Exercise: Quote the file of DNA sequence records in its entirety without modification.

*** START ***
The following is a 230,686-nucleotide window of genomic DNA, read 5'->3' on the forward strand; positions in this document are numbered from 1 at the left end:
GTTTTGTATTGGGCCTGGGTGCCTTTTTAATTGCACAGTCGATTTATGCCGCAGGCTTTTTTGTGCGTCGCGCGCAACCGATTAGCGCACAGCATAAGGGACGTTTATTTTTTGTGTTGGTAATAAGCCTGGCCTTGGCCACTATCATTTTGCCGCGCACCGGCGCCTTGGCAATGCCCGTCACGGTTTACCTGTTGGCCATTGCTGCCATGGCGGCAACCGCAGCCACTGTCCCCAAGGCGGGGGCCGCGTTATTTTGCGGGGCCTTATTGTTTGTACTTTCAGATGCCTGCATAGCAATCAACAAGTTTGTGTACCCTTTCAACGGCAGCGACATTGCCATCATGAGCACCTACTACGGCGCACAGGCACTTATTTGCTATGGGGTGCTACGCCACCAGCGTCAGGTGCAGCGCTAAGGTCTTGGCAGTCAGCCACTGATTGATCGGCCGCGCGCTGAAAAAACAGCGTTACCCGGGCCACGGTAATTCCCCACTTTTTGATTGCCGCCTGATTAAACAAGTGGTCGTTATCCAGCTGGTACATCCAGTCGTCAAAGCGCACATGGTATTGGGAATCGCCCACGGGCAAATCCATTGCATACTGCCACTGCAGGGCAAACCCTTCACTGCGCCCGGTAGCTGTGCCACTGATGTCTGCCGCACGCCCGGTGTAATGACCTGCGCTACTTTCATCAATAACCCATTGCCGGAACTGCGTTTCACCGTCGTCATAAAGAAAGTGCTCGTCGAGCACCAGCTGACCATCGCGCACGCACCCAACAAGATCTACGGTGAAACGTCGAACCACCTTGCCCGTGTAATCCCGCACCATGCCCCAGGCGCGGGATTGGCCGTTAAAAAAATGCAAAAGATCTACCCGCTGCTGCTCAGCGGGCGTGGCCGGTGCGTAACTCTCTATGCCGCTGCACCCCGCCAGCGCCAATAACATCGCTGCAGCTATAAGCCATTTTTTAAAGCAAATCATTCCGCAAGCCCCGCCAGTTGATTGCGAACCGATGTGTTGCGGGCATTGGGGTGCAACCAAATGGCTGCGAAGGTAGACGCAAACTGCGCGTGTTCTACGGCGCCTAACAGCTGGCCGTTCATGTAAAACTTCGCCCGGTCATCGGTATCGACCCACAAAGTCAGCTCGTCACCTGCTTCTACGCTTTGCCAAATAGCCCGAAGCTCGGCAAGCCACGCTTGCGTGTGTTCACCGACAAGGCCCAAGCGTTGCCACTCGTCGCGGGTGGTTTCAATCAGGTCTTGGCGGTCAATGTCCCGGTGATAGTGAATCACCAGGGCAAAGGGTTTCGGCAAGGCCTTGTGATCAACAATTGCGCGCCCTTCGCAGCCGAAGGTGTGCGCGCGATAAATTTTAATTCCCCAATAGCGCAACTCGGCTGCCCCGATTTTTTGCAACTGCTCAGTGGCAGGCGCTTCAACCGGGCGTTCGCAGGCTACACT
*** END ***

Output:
The following is a 230,686-nucleotide window of genomic DNA, read 5'->3' on the forward strand; positions in this document are numbered from 1 at the left end:
GTTTTGTATTGGGCCTGGGTGCCTTTTTAATTGCACAGTCGATTTATGCCGCAGGCTTTTTTGTGCGTCGCGCGCAACCGATTAGCGCACAGCATAAGGGACGTTTATTTTTTGTGTTGGTAATAAGCCTGGCCTTGGCCACTATCATTTTGCCGCGCACCGGCGCCTTGGCAATGCCCGTCACGGTTTACCTGTTGGCCATTGCTGCCATGGCGGCAACCGCAGCCACTGTCCCCAAGGCGGGGGCCGCGTTATTTTGCGGGGCCTTATTGTTTGTACTTTCAGATGCCTGCATAGCAATCAACAAGTTTGTGTACCCTTTCAACGGCAGCGACATTGCCATCATGAGCACCTACTACGGCGCACAGGCACTTATTTGCTATGGGGTGCTACGCCACCAGCGTCAGGTGCAGCGCTAAGGTCTTGGCAGTCAGCCACTGATTGATCGGCCGCGCGCTGAAAAAACAGCGTTACCCGGGCCACGGTAATTCCCCACTTTTTGATTGCCGCCTGATTAAACAAGTGGTCGTTATCCAGCTGGTACATCCAGTCGTCAAAGCGCACATGGTATTGGGAATCGCCCACGGGCAAATCCATTGCATACTGCCACTGCAGGGCAAACCCTTCACTGCGCCCGGTAGCTGTGCCACTGATGTCTGCCGCACGCCCGGTGTAATGACCTGCGCTACTTTCATCAATAACCCATTGCCGGAACTGCGTTTCACCGTCGTCATAAAGAAAGTGCTCGTCGAGCACCAGCTGACCATCGCGCACGCACCCAACAAGATCTACGGTGAAACGTCGAACCACCTTGCCCGTGTAATCCCGCACCATGCCCCAGGCGCGGGATTGGCCGTTAAAAAAATGCAAAAGATCTACCCGCTGCTGCTCAGCGGGCGTGGCCGGTGCGTAACTCTCTATGCCGCTGCACCCCGCCAGCGCCAATAACATCGCTGCAGCTATAAGCCATTTTTTAAAGCAAATCATTCCGCAAGCCCCGCCAGTTGATTGCGAACCGATGTGTTGCGGGCATTGGGGTGCAACCAAATGGCTGCGAAGGTAGACGCAAACTGCGCGTGTTCTACGGCGCCTAACAGCTGGCCGTTCATGTAAAACTTCGCCCGGTCATCGGTATCGACCCACAAAGTCAGCTCGTCACCTGCTTCTACGCTTTGCCAAATAGCCCGAAGCTCGGCAAGCCACGCTTGCGTGTGTTCACCGACAAGGCCCAAGCGTTGCCACTCGTCGCGGGTGGTTTCAATCAGGTCTTGGCGGTCAATGTCCCGGTGATAGTGAATCACCAGGGCAAAGGGTTTCGGCAAGGCCTTGTGATCAACAATTGCGCGCCCTTCGCAGCCGAAGGTGTGCGCGCGATAAATTTTAATTCCCCAATAGCGCAACTCGGCTGCCCCGATTTTTTGCAACTGCTCAGTGGCAGGCGCTTCAACCGGGCGTTCGCAGGCTACACT